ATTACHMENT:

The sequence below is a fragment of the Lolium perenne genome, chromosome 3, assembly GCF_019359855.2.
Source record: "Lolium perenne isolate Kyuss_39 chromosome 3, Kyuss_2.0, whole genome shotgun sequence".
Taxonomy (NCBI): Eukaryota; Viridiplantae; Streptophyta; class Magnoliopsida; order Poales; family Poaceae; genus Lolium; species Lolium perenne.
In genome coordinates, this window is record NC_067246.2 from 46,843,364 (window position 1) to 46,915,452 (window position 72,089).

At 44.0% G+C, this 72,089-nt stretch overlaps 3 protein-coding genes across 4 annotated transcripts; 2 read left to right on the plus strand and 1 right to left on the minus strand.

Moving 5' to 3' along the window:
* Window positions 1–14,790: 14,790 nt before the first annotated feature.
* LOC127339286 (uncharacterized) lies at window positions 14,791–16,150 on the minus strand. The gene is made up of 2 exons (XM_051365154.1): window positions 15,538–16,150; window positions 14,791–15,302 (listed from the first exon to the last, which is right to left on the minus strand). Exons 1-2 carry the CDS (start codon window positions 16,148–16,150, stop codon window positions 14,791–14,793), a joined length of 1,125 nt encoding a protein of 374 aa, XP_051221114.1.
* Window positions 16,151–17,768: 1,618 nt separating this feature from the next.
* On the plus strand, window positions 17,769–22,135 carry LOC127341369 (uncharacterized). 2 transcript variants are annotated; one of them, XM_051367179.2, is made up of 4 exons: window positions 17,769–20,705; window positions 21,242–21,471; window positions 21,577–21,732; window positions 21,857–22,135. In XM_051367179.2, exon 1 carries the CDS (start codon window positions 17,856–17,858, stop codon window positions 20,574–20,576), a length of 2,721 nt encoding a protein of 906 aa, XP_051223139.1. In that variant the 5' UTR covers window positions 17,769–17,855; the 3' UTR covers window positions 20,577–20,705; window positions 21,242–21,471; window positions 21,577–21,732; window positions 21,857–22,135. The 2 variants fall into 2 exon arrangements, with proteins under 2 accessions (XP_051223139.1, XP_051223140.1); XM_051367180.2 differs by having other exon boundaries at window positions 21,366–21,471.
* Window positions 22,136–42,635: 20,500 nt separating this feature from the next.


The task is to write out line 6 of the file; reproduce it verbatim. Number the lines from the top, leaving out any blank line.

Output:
Moving 5' to 3' along the window: